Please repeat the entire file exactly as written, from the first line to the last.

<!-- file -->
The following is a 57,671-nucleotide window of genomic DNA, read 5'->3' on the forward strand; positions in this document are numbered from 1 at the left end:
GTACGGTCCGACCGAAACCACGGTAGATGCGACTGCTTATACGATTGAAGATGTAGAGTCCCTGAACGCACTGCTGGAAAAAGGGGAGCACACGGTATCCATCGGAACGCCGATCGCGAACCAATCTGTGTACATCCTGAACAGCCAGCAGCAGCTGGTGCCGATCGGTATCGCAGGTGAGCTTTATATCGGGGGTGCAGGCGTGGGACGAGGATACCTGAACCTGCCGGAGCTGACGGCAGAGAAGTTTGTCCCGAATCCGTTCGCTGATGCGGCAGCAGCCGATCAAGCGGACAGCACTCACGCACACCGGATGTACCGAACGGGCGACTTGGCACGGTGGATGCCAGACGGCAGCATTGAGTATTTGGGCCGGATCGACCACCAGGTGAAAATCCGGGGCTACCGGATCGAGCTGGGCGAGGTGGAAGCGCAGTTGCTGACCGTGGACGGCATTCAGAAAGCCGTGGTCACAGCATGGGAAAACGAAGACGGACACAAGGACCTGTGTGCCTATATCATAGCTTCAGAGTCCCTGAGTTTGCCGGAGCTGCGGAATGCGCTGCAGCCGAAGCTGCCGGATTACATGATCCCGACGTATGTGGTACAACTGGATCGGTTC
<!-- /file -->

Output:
The following is a 57,671-nucleotide window of genomic DNA, read 5'->3' on the forward strand; positions in this document are numbered from 1 at the left end:
GTACGGTCCGACCGAAACCACGGTAGATGCGACTGCTTATACGATTGAAGATGTAGAGTCCCTGAACGCACTGCTGGAAAAAGGGGAGCACACGGTATCCATCGGAACGCCGATCGCGAACCAATCTGTGTACATCCTGAACAGCCAGCAGCAGCTGGTGCCGATCGGTATCGCAGGTGAGCTTTATATCGGGGGTGCAGGCGTGGGACGAGGATACCTGAACCTGCCGGAGCTGACGGCAGAGAAGTTTGTCCCGAATCCGTTCGCTGATGCGGCAGCAGCCGATCAAGCGGACAGCACTCACGCACACCGGATGTACCGAACGGGCGACTTGGCACGGTGGATGCCAGACGGCAGCATTGAGTATTTGGGCCGGATCGACCACCAGGTGAAAATCCGGGGCTACCGGATCGAGCTGGGCGAGGTGGAAGCGCAGTTGCTGACCGTGGACGGCATTCAGAAAGCCGTGGTCACAGCATGGGAAAACGAAGACGGACACAAGGACCTGTGTGCCTATATCATAGCTTCAGAGTCCCTGAGTTTGCCGGAGCTGCGGAATGCGCTGCAGCCGAAGCTGCCGGATTACATGATCCCGACGTATGTGGTACAACTGGATCGGTTC